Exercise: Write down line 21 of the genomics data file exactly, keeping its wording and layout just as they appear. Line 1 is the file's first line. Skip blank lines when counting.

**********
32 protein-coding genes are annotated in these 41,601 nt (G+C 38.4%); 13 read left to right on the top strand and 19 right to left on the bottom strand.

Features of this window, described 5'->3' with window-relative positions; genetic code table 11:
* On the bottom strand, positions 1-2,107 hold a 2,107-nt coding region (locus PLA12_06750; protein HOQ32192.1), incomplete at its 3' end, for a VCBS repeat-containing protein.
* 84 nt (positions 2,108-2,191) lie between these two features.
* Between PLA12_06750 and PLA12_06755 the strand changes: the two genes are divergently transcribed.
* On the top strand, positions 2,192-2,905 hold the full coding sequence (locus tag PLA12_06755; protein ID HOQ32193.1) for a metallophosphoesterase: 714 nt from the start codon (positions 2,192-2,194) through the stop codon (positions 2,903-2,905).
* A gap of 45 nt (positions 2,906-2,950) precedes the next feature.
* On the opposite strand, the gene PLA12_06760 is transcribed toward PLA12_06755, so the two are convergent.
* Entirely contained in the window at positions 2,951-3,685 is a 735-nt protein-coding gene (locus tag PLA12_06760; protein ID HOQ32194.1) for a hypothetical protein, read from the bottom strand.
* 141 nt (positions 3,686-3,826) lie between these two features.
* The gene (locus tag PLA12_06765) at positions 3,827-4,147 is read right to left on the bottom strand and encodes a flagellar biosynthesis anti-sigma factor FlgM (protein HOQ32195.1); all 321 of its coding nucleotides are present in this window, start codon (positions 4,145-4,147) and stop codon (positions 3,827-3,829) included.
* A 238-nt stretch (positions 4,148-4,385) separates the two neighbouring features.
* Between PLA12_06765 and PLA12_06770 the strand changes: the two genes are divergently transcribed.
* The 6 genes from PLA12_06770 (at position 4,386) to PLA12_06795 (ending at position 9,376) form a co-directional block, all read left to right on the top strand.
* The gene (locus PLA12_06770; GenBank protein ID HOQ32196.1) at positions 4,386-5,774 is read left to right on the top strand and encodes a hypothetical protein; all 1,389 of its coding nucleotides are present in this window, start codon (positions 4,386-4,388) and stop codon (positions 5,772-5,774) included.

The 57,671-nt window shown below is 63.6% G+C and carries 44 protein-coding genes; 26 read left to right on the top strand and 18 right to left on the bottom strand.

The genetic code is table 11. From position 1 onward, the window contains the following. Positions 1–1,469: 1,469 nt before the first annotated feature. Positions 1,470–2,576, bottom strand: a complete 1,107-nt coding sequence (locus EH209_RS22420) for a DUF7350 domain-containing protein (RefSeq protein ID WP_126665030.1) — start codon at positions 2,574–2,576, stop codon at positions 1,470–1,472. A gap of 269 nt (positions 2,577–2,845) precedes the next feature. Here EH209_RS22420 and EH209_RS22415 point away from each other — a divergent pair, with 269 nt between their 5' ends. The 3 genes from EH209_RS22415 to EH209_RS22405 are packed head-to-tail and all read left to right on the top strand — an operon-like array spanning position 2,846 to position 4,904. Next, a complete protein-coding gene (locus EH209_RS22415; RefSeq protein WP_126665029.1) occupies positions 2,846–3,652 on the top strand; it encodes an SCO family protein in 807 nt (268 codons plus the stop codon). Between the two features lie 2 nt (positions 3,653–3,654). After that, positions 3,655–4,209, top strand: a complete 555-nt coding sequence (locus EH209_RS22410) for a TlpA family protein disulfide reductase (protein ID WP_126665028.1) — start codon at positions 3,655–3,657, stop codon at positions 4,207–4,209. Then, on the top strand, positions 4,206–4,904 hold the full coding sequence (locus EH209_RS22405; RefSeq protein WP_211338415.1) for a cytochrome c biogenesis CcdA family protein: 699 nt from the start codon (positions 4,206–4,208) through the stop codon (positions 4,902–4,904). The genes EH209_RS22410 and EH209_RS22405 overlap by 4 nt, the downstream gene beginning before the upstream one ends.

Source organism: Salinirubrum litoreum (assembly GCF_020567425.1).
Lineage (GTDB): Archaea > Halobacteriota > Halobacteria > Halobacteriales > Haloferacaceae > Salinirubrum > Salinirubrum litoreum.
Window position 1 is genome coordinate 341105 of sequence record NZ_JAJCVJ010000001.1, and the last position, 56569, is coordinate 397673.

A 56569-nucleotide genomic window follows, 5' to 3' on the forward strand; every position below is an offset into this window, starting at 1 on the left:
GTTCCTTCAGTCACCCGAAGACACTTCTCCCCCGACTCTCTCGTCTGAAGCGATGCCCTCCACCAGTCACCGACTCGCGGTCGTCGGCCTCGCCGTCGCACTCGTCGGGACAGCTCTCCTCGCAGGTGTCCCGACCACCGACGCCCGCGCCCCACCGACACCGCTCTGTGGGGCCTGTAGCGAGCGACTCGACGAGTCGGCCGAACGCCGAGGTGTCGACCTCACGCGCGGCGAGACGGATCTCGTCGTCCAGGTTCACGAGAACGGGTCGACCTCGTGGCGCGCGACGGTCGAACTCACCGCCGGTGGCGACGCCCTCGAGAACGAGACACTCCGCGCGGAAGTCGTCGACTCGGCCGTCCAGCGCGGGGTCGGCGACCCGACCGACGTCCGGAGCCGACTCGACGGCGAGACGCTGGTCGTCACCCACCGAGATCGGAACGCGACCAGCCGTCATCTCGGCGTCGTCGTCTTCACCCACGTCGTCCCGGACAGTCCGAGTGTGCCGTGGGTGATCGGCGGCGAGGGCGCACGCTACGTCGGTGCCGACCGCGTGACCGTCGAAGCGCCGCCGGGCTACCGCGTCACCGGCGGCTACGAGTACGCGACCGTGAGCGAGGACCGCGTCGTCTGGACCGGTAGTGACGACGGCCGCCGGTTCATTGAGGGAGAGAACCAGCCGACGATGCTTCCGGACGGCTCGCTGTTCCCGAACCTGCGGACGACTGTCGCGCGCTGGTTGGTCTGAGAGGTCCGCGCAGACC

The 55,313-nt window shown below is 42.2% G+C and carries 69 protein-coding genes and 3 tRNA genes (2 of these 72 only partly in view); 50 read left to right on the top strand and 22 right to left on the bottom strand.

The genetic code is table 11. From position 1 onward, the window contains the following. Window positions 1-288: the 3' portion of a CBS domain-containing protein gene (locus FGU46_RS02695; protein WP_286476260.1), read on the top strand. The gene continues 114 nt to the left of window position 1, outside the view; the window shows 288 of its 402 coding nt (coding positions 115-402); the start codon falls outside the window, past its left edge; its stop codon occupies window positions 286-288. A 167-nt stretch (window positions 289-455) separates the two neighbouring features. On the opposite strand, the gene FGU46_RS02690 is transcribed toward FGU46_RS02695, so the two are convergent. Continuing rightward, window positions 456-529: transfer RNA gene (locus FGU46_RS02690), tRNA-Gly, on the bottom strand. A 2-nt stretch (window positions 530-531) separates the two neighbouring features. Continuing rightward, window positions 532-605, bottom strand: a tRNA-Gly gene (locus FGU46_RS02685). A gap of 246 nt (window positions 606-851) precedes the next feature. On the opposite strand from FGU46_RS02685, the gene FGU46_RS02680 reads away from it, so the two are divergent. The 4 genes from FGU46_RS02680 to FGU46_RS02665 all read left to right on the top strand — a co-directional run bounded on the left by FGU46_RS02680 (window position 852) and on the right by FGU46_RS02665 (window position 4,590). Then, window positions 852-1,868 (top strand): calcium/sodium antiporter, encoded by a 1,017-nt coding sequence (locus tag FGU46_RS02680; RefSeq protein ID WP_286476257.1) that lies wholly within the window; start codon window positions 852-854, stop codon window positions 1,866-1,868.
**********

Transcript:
A 56569-nucleotide genomic window follows, 5' to 3' on the forward strand; every position below is an offset into this window, starting at 1 on the left: